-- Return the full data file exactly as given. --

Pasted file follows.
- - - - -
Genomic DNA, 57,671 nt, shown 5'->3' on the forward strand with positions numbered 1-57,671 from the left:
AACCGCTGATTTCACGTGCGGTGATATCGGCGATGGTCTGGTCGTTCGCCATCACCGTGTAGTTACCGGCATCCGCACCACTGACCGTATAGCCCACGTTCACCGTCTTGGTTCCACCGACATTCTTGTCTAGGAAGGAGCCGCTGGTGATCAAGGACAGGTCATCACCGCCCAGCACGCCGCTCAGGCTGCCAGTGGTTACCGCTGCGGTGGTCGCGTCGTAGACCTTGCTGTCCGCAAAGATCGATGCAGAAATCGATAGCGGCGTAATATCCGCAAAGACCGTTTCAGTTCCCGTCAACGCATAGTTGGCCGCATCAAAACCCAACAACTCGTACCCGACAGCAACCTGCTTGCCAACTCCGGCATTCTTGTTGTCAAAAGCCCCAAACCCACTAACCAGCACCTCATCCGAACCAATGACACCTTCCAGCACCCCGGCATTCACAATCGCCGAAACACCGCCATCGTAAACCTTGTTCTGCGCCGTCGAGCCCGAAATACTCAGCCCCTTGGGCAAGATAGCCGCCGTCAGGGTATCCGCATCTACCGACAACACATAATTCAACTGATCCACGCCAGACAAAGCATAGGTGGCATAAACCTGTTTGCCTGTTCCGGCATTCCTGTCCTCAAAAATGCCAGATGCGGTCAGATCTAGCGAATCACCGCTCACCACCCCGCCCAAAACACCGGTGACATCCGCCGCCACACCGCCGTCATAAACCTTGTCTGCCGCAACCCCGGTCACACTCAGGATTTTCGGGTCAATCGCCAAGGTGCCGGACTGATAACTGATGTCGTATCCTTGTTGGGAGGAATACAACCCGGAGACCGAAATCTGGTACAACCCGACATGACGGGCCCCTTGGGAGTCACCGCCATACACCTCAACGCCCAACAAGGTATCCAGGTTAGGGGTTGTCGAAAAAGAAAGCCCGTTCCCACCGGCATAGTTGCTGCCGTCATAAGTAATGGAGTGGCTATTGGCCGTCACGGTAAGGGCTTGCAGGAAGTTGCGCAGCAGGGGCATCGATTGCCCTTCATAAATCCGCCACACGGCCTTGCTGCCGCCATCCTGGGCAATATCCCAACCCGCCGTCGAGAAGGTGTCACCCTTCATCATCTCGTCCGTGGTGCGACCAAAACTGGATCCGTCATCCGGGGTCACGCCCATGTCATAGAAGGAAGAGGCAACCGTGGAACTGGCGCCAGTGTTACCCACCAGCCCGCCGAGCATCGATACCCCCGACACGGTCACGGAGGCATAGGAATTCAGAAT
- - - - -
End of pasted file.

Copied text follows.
Genomic DNA, 57,671 nt, shown 5'->3' on the forward strand with positions numbered 1-57,671 from the left:
AACCGCTGATTTCACGTGCGGTGATATCGGCGATGGTCTGGTCGTTCGCCATCACCGTGTAGTTACCGGCATCCGCACCACTGACCGTATAGCCCACGTTCACCGTCTTGGTTCCACCGACATTCTTGTCTAGGAAGGAGCCGCTGGTGATCAAGGACAGGTCATCACCGCCCAGCACGCCGCTCAGGCTGCCAGTGGTTACCGCTGCGGTGGTCGCGTCGTAGACCTTGCTGTCCGCAAAGATCGATGCAGAAATCGATAGCGGCGTAATATCCGCAAAGACCGTTTCAGTTCCCGTCAACGCATAGTTGGCCGCATCAAAACCCAACAACTCGTACCCGACAGCAACCTGCTTGCCAACTCCGGCATTCTTGTTGTCAAAAGCCCCAAACCCACTAACCAGCACCTCATCCGAACCAATGACACCTTCCAGCACCCCGGCATTCACAATCGCCGAAACACCGCCATCGTAAACCTTGTTCTGCGCCGTCGAGCCCGAAATACTCAGCCCCTTGGGCAAGATAGCCGCCGTCAGGGTATCCGCATCTACCGACAACACATAATTCAACTGATCCACGCCAGACAAAGCATAGGTGGCATAAACCTGTTTGCCTGTTCCGGCATTCCTGTCCTCAAAAATGCCAGATGCGGTCAGATCTAGCGAATCACCGCTCACCACCCCGCCCAAAACACCGGTGACATCCGCCGCCACACCGCCGTCATAAACCTTGTCTGCCGCAACCCCGGTCACACTCAGGATTTTCGGGTCAATCGCCAAGGTGCCGGACTGATAACTGATGTCGTATCCTTGTTGGGAGGAATACAACCCGGAGACCGAAATCTGGTACAACCCGACATGACGGGCCCCTTGGGAGTCACCGCCATACACCTCAACGCCCAACAAGGTATCCAGGTTAGGGGTTGTCGAAAAAGAAAGCCCGTTCCCACCGGCATAGTTGCTGCCGTCATAAGTAATGGAGTGGCTATTGGCCGTCACGGTAAGGGCTTGCAGGAAGTTGCGCAGCAGGGGCATCGATTGCCCTTCATAAATCCGCCACACGGCCTTGCTGCCGCCATCCTGGGCAATATCCCAACCCGCCGTCGAGAAGGTGTCACCCTTCATCATCTCGTCCGTGGTGCGACCAAAACTGGATCCGTCATCCGGGGTCACGCCCATGTCATAGAAGGAAGAGGCAACCGTGGAACTGGCGCCAGTGTTACCCACCAGCCCGCCGAGCATCGATACCCCCGACACGGTCACGGAGGCATAGGAATTCAGAAT